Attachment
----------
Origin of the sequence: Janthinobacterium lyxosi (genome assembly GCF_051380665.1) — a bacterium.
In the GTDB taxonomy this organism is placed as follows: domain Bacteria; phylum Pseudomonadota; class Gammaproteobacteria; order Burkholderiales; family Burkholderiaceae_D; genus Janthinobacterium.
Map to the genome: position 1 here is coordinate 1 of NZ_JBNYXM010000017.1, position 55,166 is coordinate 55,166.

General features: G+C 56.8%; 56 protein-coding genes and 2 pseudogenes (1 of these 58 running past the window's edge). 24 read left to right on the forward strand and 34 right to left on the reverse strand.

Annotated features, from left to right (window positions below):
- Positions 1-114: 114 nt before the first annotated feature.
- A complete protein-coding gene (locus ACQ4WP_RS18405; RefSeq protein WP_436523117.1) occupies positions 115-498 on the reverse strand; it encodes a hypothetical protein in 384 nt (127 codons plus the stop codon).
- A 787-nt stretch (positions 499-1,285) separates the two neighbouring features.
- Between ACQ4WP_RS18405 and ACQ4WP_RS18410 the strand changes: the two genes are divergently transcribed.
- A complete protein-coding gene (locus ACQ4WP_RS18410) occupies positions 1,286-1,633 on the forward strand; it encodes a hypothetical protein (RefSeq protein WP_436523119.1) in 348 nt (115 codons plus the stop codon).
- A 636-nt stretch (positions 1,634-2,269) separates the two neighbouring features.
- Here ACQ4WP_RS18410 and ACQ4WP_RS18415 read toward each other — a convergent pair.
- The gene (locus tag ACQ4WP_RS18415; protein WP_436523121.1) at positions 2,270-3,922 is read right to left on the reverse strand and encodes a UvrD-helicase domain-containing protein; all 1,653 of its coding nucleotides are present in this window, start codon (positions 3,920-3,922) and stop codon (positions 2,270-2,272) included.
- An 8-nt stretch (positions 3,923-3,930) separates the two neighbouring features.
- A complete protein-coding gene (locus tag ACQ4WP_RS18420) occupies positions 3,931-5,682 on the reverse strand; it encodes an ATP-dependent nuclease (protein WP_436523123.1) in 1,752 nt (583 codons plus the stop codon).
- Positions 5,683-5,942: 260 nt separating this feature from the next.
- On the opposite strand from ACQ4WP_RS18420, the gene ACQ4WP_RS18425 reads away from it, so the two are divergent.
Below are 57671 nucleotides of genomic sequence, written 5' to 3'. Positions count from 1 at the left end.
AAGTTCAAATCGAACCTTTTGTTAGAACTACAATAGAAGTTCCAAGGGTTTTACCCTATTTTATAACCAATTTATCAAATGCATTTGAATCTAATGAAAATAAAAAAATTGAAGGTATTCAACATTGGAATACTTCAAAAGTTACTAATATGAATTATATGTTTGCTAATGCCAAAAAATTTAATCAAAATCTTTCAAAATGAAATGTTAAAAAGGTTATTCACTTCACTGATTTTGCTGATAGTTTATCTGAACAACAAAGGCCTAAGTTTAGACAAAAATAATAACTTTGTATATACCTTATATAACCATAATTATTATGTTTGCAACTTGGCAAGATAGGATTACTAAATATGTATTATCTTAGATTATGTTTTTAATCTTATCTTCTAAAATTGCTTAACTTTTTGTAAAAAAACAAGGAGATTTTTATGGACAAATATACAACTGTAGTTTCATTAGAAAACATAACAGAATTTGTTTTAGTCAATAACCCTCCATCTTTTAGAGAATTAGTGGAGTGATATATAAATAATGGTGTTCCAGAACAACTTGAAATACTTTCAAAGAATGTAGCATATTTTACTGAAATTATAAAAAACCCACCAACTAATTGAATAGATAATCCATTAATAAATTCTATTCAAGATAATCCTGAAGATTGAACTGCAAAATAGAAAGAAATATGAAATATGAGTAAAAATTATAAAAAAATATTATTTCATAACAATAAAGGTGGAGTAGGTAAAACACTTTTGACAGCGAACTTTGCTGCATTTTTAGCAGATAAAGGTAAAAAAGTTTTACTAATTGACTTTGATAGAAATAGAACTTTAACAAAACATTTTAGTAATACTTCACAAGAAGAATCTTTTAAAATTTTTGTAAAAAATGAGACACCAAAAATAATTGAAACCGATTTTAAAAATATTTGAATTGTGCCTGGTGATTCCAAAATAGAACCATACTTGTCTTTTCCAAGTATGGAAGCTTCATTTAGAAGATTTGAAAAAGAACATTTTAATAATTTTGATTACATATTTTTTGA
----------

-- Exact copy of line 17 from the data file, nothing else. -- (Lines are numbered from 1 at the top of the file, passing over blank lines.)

- On the opposite strand from ACQ4WP_RS18420, the gene ACQ4WP_RS18425 reads away from it, so the two are divergent.